One of the hardest things about being a grown-up is having to set priorities — we have to be reasonable about keeping our commitments, fulfilling our responsibilities and doing all the things we NEED to do instead of what we WANT to do.
We learn to trudge our way to work in the mornings and come home at night to make dinner, do laundry, help the kids with homework, and finally crawl into bed and wait for slumber just to do it all over again. We work, make money, pay bills, work some more… and while we are busy taking care of business, our children grow, our loved ones go about their business, and we get older and lose people from our lives. One day we look back and ask where did all the time go and wish we had spent a little more time on the things we now realize are the most important in our lives.
I understand that to a point we don’t have a choice, there are bills to pay to keep a roof over our heads, to feed our families, to pay doctors when need be. But should we lose ourselves in work to the point that instead of working to live, we live to work and forget about living.
I remember hearing a relative of mine, upon introducing his second wife to us, tell us that he was retiring because he wasn’t going to make the same mistake, this time he WAS going to take those vacations with the woman he loved, and he was going to spend time with her… and yes, he did regret that he cheated his first wife of time together because he was so absorbed in his job and making money and living up to other people’s standards. This man realized, now that he was remarried, that he had “sort of” a second chance to get it right and he wasn’t going to waste it.
Is it more important that our children look back and think how we replaced our living room furniture every few years or that they remember fun family vacations we all spent together? I believe the kids, especially when young, appreciate tearing the wrapping paper off a gift more than they worry what the price tag was. I watch parents who spend a fortune on holiday gifts, even when they know it is beyond their budget, because they don’t want their children to feel like they received anything less than their classmates. The old expression “keeping up with the Joneses” seems to be alive and well even today.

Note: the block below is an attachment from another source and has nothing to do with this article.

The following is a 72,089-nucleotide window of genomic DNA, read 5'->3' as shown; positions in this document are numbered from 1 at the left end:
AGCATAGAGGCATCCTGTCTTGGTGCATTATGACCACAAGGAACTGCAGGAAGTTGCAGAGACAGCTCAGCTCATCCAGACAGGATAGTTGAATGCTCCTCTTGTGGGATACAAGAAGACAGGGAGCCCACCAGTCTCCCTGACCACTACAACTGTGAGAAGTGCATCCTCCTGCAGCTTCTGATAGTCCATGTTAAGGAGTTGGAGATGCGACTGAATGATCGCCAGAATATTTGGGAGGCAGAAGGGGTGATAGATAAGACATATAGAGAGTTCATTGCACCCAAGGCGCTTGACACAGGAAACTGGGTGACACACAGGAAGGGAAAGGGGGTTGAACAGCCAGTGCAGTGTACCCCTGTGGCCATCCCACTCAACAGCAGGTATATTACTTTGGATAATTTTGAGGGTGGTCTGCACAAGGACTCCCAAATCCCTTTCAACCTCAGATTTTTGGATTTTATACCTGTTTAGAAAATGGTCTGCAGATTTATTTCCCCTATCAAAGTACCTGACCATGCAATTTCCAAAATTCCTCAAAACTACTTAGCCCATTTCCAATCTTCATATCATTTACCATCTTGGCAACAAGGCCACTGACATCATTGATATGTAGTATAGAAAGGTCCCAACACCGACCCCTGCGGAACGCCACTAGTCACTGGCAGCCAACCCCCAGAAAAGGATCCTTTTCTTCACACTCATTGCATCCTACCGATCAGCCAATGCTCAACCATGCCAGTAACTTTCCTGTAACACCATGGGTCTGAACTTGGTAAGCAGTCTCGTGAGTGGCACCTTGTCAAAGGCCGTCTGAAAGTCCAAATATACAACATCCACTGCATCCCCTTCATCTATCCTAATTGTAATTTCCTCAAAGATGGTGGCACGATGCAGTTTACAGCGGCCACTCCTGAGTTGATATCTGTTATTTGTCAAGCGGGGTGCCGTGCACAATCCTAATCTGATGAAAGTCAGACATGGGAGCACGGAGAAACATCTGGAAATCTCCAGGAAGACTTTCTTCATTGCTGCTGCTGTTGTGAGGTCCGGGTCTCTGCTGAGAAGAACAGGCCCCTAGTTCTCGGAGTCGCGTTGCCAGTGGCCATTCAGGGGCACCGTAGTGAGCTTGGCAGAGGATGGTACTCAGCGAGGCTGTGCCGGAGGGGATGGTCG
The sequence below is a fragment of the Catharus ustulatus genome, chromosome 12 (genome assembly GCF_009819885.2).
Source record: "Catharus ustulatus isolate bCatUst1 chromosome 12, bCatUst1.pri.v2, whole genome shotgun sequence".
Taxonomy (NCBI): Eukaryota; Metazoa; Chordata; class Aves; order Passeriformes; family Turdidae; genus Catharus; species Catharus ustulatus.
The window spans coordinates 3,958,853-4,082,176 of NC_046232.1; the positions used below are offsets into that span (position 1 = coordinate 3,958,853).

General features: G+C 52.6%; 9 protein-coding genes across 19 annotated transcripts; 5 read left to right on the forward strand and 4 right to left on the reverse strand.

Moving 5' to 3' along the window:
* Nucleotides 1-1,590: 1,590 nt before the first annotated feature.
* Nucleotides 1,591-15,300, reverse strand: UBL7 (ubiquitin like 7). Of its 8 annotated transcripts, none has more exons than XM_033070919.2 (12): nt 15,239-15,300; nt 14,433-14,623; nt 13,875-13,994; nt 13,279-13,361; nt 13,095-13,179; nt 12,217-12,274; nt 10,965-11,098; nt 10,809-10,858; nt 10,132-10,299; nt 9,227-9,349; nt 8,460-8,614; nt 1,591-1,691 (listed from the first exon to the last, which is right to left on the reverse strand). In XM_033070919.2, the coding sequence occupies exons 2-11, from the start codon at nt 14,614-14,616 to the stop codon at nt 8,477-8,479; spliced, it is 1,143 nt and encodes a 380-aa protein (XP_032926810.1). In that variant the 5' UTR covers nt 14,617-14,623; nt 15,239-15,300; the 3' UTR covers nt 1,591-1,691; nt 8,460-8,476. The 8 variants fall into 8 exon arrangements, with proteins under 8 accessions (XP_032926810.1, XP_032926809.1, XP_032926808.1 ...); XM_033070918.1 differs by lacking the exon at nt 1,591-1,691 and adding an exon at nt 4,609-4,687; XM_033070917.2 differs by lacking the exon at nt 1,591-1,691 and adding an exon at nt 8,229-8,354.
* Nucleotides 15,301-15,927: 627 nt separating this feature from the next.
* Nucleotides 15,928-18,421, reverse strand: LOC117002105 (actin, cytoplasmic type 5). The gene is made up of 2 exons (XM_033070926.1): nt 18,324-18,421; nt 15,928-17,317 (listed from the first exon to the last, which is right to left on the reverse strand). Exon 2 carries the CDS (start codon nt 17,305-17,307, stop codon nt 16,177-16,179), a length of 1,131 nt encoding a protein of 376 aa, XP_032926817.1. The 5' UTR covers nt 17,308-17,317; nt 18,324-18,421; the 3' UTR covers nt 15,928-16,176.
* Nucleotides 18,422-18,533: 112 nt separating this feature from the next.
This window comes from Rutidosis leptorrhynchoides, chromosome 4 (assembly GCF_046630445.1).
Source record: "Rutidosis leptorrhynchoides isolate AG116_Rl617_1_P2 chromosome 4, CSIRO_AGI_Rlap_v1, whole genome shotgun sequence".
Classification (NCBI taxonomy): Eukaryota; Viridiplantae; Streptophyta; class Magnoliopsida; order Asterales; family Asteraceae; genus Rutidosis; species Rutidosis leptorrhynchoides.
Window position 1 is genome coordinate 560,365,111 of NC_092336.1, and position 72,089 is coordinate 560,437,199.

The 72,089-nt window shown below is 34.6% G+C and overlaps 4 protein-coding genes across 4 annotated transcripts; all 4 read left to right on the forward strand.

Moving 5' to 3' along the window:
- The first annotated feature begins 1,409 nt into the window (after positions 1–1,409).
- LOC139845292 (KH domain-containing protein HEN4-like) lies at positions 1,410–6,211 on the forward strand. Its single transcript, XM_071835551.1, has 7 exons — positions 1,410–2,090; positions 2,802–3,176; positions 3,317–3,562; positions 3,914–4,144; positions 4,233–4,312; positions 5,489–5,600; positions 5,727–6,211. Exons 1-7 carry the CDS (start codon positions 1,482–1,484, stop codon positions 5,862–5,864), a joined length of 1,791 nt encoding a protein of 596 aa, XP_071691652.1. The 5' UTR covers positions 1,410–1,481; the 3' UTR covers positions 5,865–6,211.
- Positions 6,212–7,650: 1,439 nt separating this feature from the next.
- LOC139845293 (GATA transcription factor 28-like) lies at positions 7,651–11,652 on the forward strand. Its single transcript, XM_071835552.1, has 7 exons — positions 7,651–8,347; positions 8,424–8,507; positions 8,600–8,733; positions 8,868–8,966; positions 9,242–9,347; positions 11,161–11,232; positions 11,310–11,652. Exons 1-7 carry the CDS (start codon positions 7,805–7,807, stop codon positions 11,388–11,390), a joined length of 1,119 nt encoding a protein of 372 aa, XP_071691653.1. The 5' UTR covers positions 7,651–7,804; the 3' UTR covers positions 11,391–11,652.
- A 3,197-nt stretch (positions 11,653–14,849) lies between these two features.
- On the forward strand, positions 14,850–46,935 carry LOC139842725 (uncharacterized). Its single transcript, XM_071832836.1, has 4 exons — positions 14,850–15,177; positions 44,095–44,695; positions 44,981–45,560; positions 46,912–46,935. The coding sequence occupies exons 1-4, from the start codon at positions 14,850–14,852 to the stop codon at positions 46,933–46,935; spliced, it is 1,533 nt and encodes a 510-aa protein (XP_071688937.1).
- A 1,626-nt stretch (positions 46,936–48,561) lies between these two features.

So yes we have to be responsible and there are things we are obligated to do, but don’t become so obsessed with earning money that your family value is less than your paycheck. Make sure you spend time with your loved ones while you can, take those vacations now when the children are young enough to still enjoy being with parents… even if all you do is make sure you take the time to give hugs and kisses to your children and your spouse and take the time to call your folks and see your siblings, treasure those moments. Birthday parties and phone calls are so much better as precious memories instead of regretful missed opportunities.
When I listen to my grown offspring talk about their childhoods, most of the stories are filled with family time adventures, jokes we shared, places we went together, and of course the “dumb” things Mommy and Daddy did — I honestly don’t recall hearing them talk about how much was spent on their Chanukah presents or whether we stayed in a more expensive hotel when traveling. Yes, there will always be TV advertisements for the latest and greatest and the kids hear the message loud and clear, but you know they survive without the “hottest toys of the year” even if they grumble for a while.
I’ve had a couple of decades to be a responsible and mature adult and now that I am “older” I’ve decided that I will still take SOME responsibility seriously, but that doesn’t mean I can’t have FUN as well.